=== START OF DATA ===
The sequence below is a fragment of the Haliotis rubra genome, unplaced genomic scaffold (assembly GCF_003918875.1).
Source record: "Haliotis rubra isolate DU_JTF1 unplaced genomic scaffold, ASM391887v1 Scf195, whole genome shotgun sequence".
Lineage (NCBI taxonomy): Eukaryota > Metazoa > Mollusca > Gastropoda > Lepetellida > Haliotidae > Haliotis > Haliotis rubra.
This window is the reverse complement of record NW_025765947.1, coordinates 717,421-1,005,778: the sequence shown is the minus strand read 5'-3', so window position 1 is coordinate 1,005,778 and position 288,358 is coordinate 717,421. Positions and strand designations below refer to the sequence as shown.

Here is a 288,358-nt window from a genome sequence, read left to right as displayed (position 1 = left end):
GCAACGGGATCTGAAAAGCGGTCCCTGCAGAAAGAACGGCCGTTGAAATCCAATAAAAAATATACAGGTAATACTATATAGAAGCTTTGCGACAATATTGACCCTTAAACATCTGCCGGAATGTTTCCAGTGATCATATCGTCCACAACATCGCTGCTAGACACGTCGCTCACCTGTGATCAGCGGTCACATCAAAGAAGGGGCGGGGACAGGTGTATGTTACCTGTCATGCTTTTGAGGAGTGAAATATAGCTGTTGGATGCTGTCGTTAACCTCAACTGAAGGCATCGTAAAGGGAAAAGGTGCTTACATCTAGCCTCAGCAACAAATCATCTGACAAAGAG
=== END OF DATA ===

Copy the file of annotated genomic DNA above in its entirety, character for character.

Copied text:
The sequence below is a fragment of the Haliotis rubra genome, unplaced genomic scaffold (assembly GCF_003918875.1).
Source record: "Haliotis rubra isolate DU_JTF1 unplaced genomic scaffold, ASM391887v1 Scf195, whole genome shotgun sequence".
Lineage (NCBI taxonomy): Eukaryota > Metazoa > Mollusca > Gastropoda > Lepetellida > Haliotidae > Haliotis > Haliotis rubra.
This window is the reverse complement of record NW_025765947.1, coordinates 717,421-1,005,778: the sequence shown is the minus strand read 5'-3', so window position 1 is coordinate 1,005,778 and position 288,358 is coordinate 717,421. Positions and strand designations below refer to the sequence as shown.

Here is a 288,358-nt window from a genome sequence, read left to right as displayed (position 1 = left end):
GCAACGGGATCTGAAAAGCGGTCCCTGCAGAAAGAACGGCCGTTGAAATCCAATAAAAAATATACAGGTAATACTATATAGAAGCTTTGCGACAATATTGACCCTTAAACATCTGCCGGAATGTTTCCAGTGATCATATCGTCCACAACATCGCTGCTAGACACGTCGCTCACCTGTGATCAGCGGTCACATCAAAGAAGGGGCGGGGACAGGTGTATGTTACCTGTCATGCTTTTGAGGAGTGAAATATAGCTGTTGGATGCTGTCGTTAACCTCAACTGAAGGCATCGTAAAGGGAAAAGGTGCTTACATCTAGCCTCAGCAACAAATCATCTGACAAAGAG